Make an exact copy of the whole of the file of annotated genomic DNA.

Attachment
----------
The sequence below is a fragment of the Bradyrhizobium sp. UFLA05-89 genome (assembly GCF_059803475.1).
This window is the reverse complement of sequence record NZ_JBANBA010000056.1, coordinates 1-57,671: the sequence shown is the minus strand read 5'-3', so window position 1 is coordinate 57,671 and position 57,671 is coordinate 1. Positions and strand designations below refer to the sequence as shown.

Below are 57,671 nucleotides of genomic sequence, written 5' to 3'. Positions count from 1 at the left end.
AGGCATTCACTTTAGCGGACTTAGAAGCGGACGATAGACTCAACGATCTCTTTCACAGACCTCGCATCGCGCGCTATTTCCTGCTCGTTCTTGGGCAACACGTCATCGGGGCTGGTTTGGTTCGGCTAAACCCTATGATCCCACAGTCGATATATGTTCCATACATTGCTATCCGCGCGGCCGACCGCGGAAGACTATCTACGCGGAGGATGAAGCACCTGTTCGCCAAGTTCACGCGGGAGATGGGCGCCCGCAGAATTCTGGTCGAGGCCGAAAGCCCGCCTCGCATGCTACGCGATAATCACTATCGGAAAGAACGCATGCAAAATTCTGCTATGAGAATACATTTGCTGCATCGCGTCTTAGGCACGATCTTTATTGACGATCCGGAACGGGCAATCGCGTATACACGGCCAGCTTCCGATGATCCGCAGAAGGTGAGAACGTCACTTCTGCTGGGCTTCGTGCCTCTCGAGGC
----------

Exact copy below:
The sequence below is a fragment of the Bradyrhizobium sp. UFLA05-89 genome (assembly GCF_059803475.1).
This window is the reverse complement of sequence record NZ_JBANBA010000056.1, coordinates 1-57,671: the sequence shown is the minus strand read 5'-3', so window position 1 is coordinate 57,671 and position 57,671 is coordinate 1. Positions and strand designations below refer to the sequence as shown.

Below are 57,671 nucleotides of genomic sequence, written 5' to 3'. Positions count from 1 at the left end.
AGGCATTCACTTTAGCGGACTTAGAAGCGGACGATAGACTCAACGATCTCTTTCACAGACCTCGCATCGCGCGCTATTTCCTGCTCGTTCTTGGGCAACACGTCATCGGGGCTGGTTTGGTTCGGCTAAACCCTATGATCCCACAGTCGATATATGTTCCATACATTGCTATCCGCGCGGCCGACCGCGGAAGACTATCTACGCGGAGGATGAAGCACCTGTTCGCCAAGTTCACGCGGGAGATGGGCGCCCGCAGAATTCTGGTCGAGGCCGAAAGCCCGCCTCGCATGCTACGCGATAATCACTATCGGAAAGAACGCATGCAAAATTCTGCTATGAGAATACATTTGCTGCATCGCGTCTTAGGCACGATCTTTATTGACGATCCGGAACGGGCAATCGCGTATACACGGCCAGCTTCCGATGATCCGCAGAAGGTGAGAACGTCACTTCTGCTGGGCTTCGTGCCTCTCGAGGC